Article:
Rome

    28/09/2022

    A guide to Trevi Fountain in Rome

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    The trevi Fountain in Rome is probably one of the biggest, most spectacular fountains in the Eternal city.
    It is one of the essential stops on a visit to the Eternal City that amazes not only for its beauty, but also for its fascinating history.

    The origins of Trevi Fountain

    The origins of Trevi Fountain date back to the 19th Century Bc. When at the beginning, it served as the ending point of the Aqueduct, “Aqua Virgo“. Legend has it that this name was coined by Maco Vispanio Agrippa (founder of many buildings in Imperialistic Rome in the area of Campus Martius surrounding the Trevi Fountain, including the Pantheon). As of Agrippa’s narrations, the Aqueduct was shown to him by a group of thirsty soldiers, returning home after one of the many assignments they would receive from a beautiful woman, a virgin. Hence the name: Aqua Virgo means Virgin waters.

    The first Trevi Fountain has renaissance origins. It was with the supervision of Pope Nicolas the 5th in 1453, that the restorations of the Roman Aqueduct begun, following the plans of two very distinguished architects, Leon Battista Alberti and Bernardo Rossellini.

    The Fountain however started to take shape only under Pope Urbano the 8th, who assigned its construction to Gian Lorenzo Bernini. As the project took form, the Pope wanted it to be bigger and bigger and even more amazing without counting the fact that it would inevitably take longer, with all the changes and upgrades and it would obviously cost more. Therefore, to make ends meet, he was forced to raise the tax on wine, which created inevitable discontentment among the Roman People. And Bernini was forced to use, in some occasions, the dismantled materials obtained from the previous project. So time, money and energy were all concentrated on this enormous fountain.

    Unfortunately, both the Pope and Bernini did not live long enough to see it finished.

    It was Pope Clemente the 12th, over a hundred years later, to celebrate the Fountain’s conclusions, in May of 1762. And it’s in his honor that an inscription in the center of the Fountain reads “Clemens XII PONT MAX”. And it’s the Architect Giuseppe Pannini who was in charge of ending the fountain’s construction as we see it today: a masterpiece that, you will notice, is encompassed in a portion of the lower façade of a monumental building, Palazzo Poli.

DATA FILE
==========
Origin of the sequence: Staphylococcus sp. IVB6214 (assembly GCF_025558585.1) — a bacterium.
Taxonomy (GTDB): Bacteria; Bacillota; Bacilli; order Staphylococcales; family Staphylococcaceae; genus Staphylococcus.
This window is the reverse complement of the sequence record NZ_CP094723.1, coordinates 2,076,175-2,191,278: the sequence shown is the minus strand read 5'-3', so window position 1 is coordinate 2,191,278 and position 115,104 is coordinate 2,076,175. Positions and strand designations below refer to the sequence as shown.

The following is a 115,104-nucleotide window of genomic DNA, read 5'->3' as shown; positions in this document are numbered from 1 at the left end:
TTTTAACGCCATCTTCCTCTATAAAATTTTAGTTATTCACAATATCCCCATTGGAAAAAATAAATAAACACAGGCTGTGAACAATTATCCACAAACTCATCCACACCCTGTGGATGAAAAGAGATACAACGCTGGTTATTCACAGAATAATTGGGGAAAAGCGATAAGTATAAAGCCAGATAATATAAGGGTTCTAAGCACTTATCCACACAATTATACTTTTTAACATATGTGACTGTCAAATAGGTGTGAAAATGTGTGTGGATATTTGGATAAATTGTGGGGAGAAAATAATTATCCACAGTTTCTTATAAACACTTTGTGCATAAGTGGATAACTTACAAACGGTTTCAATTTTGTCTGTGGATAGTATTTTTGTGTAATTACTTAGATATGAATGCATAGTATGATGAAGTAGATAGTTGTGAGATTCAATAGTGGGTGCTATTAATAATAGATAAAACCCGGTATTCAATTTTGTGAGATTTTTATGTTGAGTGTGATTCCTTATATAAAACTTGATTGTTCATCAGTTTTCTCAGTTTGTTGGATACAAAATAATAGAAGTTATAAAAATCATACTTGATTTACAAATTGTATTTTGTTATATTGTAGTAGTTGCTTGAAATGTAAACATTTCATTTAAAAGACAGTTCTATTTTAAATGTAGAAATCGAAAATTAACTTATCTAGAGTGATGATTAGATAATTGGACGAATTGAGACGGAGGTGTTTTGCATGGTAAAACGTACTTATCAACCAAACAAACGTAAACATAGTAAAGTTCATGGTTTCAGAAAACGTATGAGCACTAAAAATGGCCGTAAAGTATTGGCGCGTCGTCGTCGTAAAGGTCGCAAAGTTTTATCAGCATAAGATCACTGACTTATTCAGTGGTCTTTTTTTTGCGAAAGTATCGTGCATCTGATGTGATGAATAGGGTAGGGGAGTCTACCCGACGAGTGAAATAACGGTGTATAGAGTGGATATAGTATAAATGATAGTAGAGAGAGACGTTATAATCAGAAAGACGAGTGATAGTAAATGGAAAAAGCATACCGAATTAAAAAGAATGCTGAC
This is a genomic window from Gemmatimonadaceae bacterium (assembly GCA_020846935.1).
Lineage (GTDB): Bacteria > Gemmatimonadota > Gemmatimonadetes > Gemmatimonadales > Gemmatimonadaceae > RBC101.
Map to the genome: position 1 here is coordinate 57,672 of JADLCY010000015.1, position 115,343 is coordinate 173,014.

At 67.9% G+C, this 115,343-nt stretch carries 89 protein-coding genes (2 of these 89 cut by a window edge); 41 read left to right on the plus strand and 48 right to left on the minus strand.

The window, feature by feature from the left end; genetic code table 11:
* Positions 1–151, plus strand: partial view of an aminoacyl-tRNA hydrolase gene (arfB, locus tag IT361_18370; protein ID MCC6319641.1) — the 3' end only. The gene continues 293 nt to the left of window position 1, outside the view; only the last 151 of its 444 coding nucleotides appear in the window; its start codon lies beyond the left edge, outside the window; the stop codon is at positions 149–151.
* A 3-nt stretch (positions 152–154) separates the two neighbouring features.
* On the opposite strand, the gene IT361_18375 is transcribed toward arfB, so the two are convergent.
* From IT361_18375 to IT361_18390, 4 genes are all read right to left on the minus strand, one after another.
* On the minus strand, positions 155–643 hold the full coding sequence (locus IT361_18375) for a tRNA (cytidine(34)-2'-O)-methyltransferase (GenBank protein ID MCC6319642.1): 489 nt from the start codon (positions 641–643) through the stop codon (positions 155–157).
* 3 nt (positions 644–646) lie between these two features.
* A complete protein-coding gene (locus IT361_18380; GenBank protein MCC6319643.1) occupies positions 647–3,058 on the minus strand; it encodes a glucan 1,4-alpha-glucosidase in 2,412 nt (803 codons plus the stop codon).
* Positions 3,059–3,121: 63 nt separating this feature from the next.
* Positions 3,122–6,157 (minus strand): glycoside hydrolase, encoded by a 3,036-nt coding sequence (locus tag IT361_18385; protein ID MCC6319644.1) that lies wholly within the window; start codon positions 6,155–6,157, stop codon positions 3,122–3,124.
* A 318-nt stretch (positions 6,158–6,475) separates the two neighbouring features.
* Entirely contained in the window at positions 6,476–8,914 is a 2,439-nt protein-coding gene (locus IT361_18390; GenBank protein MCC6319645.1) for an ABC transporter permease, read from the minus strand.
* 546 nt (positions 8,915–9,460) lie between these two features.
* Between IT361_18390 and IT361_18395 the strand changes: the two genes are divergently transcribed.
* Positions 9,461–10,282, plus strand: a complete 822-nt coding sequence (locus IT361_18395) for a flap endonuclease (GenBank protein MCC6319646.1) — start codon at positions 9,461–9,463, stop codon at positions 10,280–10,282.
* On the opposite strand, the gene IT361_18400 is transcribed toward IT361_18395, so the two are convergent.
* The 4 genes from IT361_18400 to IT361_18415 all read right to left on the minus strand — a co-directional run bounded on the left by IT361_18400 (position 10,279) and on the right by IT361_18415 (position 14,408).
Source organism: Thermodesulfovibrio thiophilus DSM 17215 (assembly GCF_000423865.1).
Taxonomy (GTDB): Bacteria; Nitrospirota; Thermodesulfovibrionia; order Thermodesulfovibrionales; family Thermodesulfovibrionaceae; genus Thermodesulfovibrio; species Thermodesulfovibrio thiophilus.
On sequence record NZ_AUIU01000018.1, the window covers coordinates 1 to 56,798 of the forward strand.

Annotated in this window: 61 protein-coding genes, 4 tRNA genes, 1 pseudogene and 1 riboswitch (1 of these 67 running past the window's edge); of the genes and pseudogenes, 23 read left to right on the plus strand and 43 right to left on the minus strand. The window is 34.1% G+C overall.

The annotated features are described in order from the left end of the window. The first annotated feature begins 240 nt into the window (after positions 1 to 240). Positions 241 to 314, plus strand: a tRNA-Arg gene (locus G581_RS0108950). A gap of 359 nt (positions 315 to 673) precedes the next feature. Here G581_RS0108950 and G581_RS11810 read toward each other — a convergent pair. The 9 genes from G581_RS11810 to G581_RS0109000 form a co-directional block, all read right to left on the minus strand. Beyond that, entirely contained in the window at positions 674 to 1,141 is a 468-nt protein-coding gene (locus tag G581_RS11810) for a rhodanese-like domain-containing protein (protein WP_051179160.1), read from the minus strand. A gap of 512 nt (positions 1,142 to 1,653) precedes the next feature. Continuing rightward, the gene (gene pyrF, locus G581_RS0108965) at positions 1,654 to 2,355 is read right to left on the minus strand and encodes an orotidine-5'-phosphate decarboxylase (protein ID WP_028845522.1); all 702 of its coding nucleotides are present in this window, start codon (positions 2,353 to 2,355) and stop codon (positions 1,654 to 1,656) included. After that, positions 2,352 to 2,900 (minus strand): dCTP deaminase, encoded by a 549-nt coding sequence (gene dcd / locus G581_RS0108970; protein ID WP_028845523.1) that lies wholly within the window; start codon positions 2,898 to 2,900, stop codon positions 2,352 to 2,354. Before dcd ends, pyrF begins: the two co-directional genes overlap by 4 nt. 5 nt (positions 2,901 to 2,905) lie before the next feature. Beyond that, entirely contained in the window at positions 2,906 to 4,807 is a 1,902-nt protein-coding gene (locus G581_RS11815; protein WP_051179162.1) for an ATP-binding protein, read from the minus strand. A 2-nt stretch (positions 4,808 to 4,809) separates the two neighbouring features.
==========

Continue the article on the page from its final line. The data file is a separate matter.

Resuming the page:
The statues of the Trevi Fountain

    Adorned from left to right with 4 monumental statues dated 1753:

    • The symbolization of the “Abundance of the Fruits” (by Agostino Corsini)
    • the “Fertility of the Fields” (by Bernardo Ludovisi)
    • the “Autumn Harvest” (by Francesco Queirolo)
    • the “Pleasantness of the meadows” (by Bartolomeo Pincellotti).

    In the center of its majestic niche, you can see the statue of the God of the Seas, standing on a seashell pulled by two winged seahorses, one for each side. The one on the left is raging and it’s driven by the young version Triton, while the seahorse on the right is peaceful and it’s driven by the older version of Triton. An allegorical contribution to the different phases of the human life: Past, Present and Future.

    The Coin toss in the Trevi Fountain and other traditions

    Fountain of Trevi

    Did you ever wonder what is meaning the lies behind such a famous act of tossing a coin into the Fountain?

    Very few know, that one of the main characters that started this modern day tradition is actually a movie: The 1954 “Three coins in the Trevi Fountain” and it recites: Tossing one coin in the Fountain you will return to Rome someday, tossing two coins in the fountain you will find love with an Italian and finally, tossing three coins in the fountain you will marry the Italian you met. Mind you, the prediction is only true if you toss the coins over your left shoulder, with your right hand.

    Another less known legend is the stream of the lovers
    On the side of the fountain you can find a drinking fountain called the Lovers’ stream. With a marble bench to sit and a system of two little sprouts that cross each other, from which young lovers would have to drink.